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Current Projects

Medication Adherence and Clinical Outcomes in Sarcoidosis

Principal Investigator: Michelle Sharp
Project Number: K23HL148527
Project Dates: 8/26/2021-7/31/202
​Funding Source: NHLBI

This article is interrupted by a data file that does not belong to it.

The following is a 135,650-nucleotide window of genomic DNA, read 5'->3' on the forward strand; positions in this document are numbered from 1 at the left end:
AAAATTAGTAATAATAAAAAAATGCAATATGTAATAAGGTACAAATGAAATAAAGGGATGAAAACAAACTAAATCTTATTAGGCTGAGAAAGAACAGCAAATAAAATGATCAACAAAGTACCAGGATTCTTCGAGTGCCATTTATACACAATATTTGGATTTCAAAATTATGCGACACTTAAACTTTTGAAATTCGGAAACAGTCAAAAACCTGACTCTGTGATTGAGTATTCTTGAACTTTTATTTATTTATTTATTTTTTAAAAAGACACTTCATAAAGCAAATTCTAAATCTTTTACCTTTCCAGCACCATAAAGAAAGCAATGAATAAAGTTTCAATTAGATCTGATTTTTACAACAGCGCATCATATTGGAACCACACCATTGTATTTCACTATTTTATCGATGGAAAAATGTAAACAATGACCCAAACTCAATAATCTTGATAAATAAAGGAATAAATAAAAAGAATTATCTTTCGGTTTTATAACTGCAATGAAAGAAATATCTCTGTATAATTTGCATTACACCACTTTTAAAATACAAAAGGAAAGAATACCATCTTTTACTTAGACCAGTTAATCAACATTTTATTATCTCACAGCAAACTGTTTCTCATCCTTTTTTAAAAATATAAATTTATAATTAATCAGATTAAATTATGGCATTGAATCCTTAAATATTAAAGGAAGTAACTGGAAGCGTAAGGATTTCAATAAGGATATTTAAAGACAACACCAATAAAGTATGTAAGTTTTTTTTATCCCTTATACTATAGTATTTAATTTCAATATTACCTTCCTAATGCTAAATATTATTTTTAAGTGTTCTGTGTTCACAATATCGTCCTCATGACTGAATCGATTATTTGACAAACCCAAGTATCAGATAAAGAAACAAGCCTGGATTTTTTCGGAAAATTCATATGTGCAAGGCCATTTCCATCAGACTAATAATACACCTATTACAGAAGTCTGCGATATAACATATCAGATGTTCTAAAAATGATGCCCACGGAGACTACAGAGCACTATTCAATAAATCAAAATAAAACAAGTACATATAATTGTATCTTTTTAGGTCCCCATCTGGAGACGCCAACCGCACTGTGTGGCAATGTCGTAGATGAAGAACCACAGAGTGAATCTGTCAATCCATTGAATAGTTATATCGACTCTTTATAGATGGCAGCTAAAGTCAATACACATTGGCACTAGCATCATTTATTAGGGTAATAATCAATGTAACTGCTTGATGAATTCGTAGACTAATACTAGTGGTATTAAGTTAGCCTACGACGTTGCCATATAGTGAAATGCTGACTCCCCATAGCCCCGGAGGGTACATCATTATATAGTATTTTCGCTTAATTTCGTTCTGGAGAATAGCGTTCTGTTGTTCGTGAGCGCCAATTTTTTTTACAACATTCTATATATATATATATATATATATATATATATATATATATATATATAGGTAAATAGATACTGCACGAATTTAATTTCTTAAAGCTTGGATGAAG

Sarcoidosis, one of the most common interstitial lung diseases, affects 49-141 per 100,000 individuals in the United States (US). Compared to US non-Hispanic whites, African Americans have a 3-5 fold higher incidence of sarcoidosis. Up to half of patients develop chronic disease with considerable morbidity. Sarcoidosis is not only a cause of end-stage pulmonary fibrosis, cor pulmonale, and pulmonary hypertension, but can lead to sudden death, neurologic and other solid organ impairment. Despite the impact of the disease, there has been limited research investment or progress in sarcoidosis. Individuals with sarcoidosis require long-term treatment to prevent disease progression. Continuous daily treatment has been associated with better lung function compared to intermittent treatment. This suggests that intermittent medication, such as occurs when patients are non-adherent, may be associated with worse lung function. Our preliminary data suggests higher self-reported medication adherence is associated with higher health related quality of life among individuals with sarcoidosis. In sarcoidosis, treatment can prevent disease progression and higher medication adherence may improve clinical outcomes. Self-management interventions that address patient gaps in knowledge and address barriers and facilitators to adherence have been shown to improve clinical outcomes in other chronic respiratory diseases. Psychological health, social determinants, and treatment characteristics have been associated with self- management and/or clinical outcomes. Our preliminary qualitative data show that individuals with sarcoidosis report knowledge gaps in disease understanding and treatment that may affect their own self-management. Identifying determinants of adherence will identify potential targets for a future self-management intervention tailored for sarcoidosis, which currently has no existing evidence based behavioral interventions. We will enroll 150 individuals from the Johns Hopkins Sarcoidosis Clinic with biopsy proven pulmonary sarcoidosis for at least 12 months and who have been on treatment for at least 6 months into a 12-month longitudinal study. The goal of the proposed study is to evaluate the association between objectively measured medication adherence and clinical outcomes, evaluate determinants that are associated with medication adherence, and develop and refine a self-management intervention for individuals with sarcoidosis. The data will inform an R01 to evaluate the efficacy of a behavioral intervention targeting knowledge gaps, improving coping, and addressing barriers to adherence to increase patient’s ability to manage their sarcoidosis.

 
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